Wednesday, July 27, 2016

Can Americans Handle Their Anger?

This tweet sums up where I usually come down on politics.
As I said in this post from the last election cycle, I rarely vote for anyone; my votes usually are against someone. While live blogging Monday's events at the 2016 Democratic Convention, Harry Enten of the FiveThiryEight blog wrote,
One question I wonder about these days is where have the popular politicians gone? I just spoke about how Michelle Obama isn’t all that popular, and, despite the huge applause in this hall, neither is Elizabeth Warren. While many Americans still don’t have an opinion of Warren, those who do are slightly more likely to have a negative than positive opinion of her. That, combined with Clinton and Trump being two of the most unpopular nominees in recent history, makes you think that Americans are just pissed off at everyone.[Emphasis mine]
Because I am a perpetually angry human, my fellow citizens' being "pissed off at everyone" concerns me. To adapt a line from Dashiell Hammet's The Maltese Falcon, anger is "something you can't do judiciously, unless you keep in practice." Given that looking on the bright side is "a patriotic norm in the United States, a matter of national identity and an sacrosanct mantra of living as a red-blooded American," it's unlikely that most Americans have had enough practice to be judicious in their anger.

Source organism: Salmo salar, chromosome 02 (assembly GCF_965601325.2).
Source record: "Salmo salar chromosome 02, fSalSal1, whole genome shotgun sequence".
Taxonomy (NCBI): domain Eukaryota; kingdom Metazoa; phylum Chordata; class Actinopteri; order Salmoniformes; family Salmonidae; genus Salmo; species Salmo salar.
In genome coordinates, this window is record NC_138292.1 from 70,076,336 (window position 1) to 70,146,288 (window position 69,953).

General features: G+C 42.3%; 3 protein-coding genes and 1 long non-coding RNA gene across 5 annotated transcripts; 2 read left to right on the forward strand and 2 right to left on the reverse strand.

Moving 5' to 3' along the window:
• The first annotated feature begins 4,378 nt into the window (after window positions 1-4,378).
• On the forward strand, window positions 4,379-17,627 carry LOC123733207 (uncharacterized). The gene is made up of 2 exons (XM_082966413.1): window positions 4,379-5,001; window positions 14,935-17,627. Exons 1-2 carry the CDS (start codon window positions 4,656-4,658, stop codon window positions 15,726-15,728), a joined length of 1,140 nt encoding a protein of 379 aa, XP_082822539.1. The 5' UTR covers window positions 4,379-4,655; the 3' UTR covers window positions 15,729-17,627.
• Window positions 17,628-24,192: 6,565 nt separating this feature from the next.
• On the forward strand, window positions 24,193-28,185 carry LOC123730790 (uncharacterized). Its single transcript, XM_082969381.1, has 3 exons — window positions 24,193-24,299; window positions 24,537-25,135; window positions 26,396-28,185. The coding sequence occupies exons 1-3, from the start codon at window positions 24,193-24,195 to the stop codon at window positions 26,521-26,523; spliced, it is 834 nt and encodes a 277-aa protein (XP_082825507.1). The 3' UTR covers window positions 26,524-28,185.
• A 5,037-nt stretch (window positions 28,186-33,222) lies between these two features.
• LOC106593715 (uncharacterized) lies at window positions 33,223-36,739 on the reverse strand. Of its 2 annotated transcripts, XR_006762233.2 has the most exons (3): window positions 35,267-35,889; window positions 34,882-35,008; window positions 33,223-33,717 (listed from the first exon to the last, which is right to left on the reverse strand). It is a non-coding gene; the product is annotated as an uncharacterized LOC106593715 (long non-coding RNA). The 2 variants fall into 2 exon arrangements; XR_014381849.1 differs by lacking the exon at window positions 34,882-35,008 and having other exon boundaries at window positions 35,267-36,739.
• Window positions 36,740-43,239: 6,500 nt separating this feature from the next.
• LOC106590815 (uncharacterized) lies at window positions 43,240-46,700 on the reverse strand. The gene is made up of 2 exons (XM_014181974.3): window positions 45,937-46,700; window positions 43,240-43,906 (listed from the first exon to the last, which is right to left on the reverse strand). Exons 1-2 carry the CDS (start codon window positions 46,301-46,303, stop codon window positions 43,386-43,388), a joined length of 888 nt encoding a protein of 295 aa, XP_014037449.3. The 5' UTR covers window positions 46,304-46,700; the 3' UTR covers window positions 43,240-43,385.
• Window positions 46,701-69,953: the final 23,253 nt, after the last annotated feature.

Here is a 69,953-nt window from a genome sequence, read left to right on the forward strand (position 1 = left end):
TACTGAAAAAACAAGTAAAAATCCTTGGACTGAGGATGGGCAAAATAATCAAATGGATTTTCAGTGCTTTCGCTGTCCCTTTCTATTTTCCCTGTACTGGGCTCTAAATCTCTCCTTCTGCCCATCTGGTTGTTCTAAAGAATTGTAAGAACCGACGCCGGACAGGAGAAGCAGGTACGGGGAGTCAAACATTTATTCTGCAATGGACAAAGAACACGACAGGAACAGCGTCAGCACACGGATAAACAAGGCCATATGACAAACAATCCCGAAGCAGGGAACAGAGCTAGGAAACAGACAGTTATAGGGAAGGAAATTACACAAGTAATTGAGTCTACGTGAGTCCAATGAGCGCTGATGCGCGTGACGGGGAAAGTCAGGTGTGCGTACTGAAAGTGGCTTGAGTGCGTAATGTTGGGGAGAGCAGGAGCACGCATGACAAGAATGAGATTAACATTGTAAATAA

A body politic practiced in anger would have created a four-way race between Donald Trump, Hillary Clinton, Jill Stein, and Gary Johnson. If the binary option is necessary, judiciously angry folk likely would have found far better vessels than Trump or Clinton. They certainly would be able to act with less petulance than the Sanders supporters in Philadelphia or the Trump faithful who booed Ted Cruz's injunction to vote your conscience.

The angry rookies should consider a return to optimism until after this election. Then, they can practice until they can be judicious in their anger. Elections shouldn't be left to novices.

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